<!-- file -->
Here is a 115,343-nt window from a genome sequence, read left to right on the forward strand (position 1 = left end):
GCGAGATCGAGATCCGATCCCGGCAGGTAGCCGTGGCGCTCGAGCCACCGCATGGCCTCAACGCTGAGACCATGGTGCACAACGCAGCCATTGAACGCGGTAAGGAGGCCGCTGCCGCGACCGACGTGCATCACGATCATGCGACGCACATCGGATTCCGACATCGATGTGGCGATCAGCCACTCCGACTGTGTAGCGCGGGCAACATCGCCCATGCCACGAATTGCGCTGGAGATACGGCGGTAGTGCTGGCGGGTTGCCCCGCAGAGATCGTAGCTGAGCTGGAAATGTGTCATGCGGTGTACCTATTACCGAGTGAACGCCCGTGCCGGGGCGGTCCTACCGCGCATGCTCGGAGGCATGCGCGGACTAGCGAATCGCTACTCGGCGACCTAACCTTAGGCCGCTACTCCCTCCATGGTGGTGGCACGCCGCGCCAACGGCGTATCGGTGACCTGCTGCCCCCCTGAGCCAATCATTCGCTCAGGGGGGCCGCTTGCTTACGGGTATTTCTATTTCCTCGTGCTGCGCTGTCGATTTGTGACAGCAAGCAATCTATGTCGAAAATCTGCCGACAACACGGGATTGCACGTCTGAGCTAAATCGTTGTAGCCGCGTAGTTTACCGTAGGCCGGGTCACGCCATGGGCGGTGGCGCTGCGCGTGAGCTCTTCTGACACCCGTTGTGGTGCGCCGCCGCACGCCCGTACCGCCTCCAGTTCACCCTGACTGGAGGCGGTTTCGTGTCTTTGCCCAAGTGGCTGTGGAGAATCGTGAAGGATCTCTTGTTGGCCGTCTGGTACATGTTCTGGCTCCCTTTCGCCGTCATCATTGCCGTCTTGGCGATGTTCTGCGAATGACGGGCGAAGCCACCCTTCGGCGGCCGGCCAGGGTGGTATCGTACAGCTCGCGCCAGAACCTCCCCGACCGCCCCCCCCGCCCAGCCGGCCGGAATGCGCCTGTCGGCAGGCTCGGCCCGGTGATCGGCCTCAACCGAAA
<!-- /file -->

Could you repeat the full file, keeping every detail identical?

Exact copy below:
Here is a 115,343-nt window from a genome sequence, read left to right on the forward strand (position 1 = left end):
GCGAGATCGAGATCCGATCCCGGCAGGTAGCCGTGGCGCTCGAGCCACCGCATGGCCTCAACGCTGAGACCATGGTGCACAACGCAGCCATTGAACGCGGTAAGGAGGCCGCTGCCGCGACCGACGTGCATCACGATCATGCGACGCACATCGGATTCCGACATCGATGTGGCGATCAGCCACTCCGACTGTGTAGCGCGGGCAACATCGCCCATGCCACGAATTGCGCTGGAGATACGGCGGTAGTGCTGGCGGGTTGCCCCGCAGAGATCGTAGCTGAGCTGGAAATGTGTCATGCGGTGTACCTATTACCGAGTGAACGCCCGTGCCGGGGCGGTCCTACCGCGCATGCTCGGAGGCATGCGCGGACTAGCGAATCGCTACTCGGCGACCTAACCTTAGGCCGCTACTCCCTCCATGGTGGTGGCACGCCGCGCCAACGGCGTATCGGTGACCTGCTGCCCCCCTGAGCCAATCATTCGCTCAGGGGGGCCGCTTGCTTACGGGTATTTCTATTTCCTCGTGCTGCGCTGTCGATTTGTGACAGCAAGCAATCTATGTCGAAAATCTGCCGACAACACGGGATTGCACGTCTGAGCTAAATCGTTGTAGCCGCGTAGTTTACCGTAGGCCGGGTCACGCCATGGGCGGTGGCGCTGCGCGTGAGCTCTTCTGACACCCGTTGTGGTGCGCCGCCGCACGCCCGTACCGCCTCCAGTTCACCCTGACTGGAGGCGGTTTCGTGTCTTTGCCCAAGTGGCTGTGGAGAATCGTGAAGGATCTCTTGTTGGCCGTCTGGTACATGTTCTGGCTCCCTTTCGCCGTCATCATTGCCGTCTTGGCGATGTTCTGCGAATGACGGGCGAAGCCACCCTTCGGCGGCCGGCCAGGGTGGTATCGTACAGCTCGCGCCAGAACCTCCCCGACCGCCCCCCCCGCCCAGCCGGCCGGAATGCGCCTGTCGGCAGGCTCGGCCCGGTGATCGGCCTCAACCGAAA